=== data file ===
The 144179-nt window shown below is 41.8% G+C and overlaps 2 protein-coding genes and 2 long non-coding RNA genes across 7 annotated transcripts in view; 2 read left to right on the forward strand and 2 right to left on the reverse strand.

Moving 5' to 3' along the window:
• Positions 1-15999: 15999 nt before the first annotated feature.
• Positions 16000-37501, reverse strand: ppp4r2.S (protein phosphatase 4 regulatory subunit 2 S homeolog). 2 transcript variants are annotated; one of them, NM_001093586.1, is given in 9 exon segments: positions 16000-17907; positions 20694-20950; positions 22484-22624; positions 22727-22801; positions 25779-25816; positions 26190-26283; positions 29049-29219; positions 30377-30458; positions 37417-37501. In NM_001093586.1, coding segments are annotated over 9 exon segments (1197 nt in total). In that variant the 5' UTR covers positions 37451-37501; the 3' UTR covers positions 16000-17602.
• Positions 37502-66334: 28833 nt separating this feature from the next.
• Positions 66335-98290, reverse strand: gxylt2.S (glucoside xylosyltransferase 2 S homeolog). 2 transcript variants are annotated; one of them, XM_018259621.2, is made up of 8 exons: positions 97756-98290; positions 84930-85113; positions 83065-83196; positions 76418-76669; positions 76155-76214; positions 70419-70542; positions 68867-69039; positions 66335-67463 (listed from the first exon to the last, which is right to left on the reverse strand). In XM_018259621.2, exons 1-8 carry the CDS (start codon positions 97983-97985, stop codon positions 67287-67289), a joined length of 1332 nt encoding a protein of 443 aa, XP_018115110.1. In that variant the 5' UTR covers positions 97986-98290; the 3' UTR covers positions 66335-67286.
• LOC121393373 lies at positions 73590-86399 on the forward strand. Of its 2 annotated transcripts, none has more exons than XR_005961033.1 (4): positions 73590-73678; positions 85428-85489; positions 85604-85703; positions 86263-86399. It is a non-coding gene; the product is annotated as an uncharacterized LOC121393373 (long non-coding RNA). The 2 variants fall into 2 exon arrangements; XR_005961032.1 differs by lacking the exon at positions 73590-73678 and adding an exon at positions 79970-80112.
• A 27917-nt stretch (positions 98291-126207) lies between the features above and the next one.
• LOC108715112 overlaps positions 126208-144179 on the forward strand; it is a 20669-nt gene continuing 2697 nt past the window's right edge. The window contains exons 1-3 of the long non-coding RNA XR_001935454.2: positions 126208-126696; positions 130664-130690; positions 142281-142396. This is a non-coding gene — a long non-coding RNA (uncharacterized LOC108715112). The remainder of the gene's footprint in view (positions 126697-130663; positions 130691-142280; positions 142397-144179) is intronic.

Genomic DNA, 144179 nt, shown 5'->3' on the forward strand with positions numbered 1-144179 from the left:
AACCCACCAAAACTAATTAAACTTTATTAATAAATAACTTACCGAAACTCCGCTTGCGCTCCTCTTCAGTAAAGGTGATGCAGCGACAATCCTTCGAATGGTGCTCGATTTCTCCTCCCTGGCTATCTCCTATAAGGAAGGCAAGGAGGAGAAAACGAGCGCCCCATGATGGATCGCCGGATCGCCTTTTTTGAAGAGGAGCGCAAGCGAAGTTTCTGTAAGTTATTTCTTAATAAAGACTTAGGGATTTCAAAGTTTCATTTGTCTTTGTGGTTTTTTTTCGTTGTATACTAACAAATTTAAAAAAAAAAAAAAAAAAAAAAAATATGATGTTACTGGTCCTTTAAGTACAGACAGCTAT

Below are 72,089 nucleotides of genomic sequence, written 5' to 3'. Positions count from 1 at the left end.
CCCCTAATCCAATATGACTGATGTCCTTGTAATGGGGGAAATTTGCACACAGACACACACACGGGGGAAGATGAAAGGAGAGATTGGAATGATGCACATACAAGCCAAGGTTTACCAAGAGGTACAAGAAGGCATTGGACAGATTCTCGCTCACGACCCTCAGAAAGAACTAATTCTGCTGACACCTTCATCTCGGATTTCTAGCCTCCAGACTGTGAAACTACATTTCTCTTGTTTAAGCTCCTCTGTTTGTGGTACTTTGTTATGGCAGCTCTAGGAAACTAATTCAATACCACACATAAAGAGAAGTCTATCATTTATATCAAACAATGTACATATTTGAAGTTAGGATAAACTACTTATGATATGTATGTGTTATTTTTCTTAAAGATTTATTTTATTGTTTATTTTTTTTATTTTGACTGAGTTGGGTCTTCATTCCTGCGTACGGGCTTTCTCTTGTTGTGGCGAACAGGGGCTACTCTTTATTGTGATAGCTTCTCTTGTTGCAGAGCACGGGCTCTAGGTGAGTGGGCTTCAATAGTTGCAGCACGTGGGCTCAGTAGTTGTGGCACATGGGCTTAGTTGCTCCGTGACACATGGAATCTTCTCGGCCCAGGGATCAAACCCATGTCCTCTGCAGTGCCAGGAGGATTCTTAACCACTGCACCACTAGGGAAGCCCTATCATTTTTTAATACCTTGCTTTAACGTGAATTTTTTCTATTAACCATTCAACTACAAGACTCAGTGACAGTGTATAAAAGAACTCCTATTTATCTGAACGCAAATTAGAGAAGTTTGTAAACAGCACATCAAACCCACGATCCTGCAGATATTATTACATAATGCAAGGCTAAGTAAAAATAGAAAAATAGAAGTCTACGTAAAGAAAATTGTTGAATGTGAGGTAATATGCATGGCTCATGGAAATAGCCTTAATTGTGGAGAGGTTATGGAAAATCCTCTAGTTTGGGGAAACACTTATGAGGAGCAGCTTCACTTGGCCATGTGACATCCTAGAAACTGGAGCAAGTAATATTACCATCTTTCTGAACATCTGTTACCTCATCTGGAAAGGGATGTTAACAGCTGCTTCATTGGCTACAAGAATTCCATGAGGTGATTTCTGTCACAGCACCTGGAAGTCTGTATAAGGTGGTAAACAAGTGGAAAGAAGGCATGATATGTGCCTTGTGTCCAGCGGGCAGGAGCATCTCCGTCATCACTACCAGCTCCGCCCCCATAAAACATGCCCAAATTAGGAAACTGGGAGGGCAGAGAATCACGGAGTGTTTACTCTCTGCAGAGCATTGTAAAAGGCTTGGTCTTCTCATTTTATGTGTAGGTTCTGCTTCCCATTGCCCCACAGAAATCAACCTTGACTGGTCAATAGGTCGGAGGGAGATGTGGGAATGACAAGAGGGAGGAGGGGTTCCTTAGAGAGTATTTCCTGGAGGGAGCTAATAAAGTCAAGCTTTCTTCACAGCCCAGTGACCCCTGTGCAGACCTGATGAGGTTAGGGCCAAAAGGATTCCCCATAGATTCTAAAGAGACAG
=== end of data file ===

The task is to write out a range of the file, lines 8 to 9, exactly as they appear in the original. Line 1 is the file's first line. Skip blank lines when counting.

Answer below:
• A 27917-nt stretch (positions 98291-126207) lies between the features above and the next one.
• LOC108715112 overlaps positions 126208-144179 on the forward strand; it is a 20669-nt gene continuing 2697 nt past the window's right edge. The window contains exons 1-3 of the long non-coding RNA XR_001935454.2: positions 126208-126696; positions 130664-130690; positions 142281-142396. This is a non-coding gene — a long non-coding RNA (uncharacterized LOC108715112). The remainder of the gene's footprint in view (positions 126697-130663; positions 130691-142280; positions 142397-144179) is intronic.